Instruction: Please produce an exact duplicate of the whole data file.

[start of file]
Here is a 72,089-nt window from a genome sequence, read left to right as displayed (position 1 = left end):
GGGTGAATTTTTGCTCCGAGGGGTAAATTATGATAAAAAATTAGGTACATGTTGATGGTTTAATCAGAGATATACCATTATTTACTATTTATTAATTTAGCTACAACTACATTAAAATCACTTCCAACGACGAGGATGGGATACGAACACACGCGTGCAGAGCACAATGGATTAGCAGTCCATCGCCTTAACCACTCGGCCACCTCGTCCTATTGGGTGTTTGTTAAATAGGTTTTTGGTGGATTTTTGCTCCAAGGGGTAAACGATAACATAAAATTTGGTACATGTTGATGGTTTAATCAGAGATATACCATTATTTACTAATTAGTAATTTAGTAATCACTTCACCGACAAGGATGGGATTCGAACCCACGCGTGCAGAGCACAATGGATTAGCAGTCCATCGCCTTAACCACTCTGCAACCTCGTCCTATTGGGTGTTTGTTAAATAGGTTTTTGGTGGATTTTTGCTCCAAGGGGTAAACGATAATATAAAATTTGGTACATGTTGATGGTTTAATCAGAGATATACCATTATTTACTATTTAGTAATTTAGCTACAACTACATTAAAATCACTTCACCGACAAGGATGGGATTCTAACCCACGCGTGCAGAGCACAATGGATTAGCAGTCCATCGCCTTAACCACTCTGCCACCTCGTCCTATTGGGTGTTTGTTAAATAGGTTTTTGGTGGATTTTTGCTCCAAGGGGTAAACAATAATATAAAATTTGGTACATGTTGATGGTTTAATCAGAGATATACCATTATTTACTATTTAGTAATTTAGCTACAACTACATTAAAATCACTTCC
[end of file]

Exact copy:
Here is a 72,089-nt window from a genome sequence, read left to right as displayed (position 1 = left end):
GGGTGAATTTTTGCTCCGAGGGGTAAATTATGATAAAAAATTAGGTACATGTTGATGGTTTAATCAGAGATATACCATTATTTACTATTTATTAATTTAGCTACAACTACATTAAAATCACTTCCAACGACGAGGATGGGATACGAACACACGCGTGCAGAGCACAATGGATTAGCAGTCCATCGCCTTAACCACTCGGCCACCTCGTCCTATTGGGTGTTTGTTAAATAGGTTTTTGGTGGATTTTTGCTCCAAGGGGTAAACGATAACATAAAATTTGGTACATGTTGATGGTTTAATCAGAGATATACCATTATTTACTAATTAGTAATTTAGTAATCACTTCACCGACAAGGATGGGATTCGAACCCACGCGTGCAGAGCACAATGGATTAGCAGTCCATCGCCTTAACCACTCTGCAACCTCGTCCTATTGGGTGTTTGTTAAATAGGTTTTTGGTGGATTTTTGCTCCAAGGGGTAAACGATAATATAAAATTTGGTACATGTTGATGGTTTAATCAGAGATATACCATTATTTACTATTTAGTAATTTAGCTACAACTACATTAAAATCACTTCACCGACAAGGATGGGATTCTAACCCACGCGTGCAGAGCACAATGGATTAGCAGTCCATCGCCTTAACCACTCTGCCACCTCGTCCTATTGGGTGTTTGTTAAATAGGTTTTTGGTGGATTTTTGCTCCAAGGGGTAAACAATAATATAAAATTTGGTACATGTTGATGGTTTAATCAGAGATATACCATTATTTACTATTTAGTAATTTAGCTACAACTACATTAAAATCACTTCC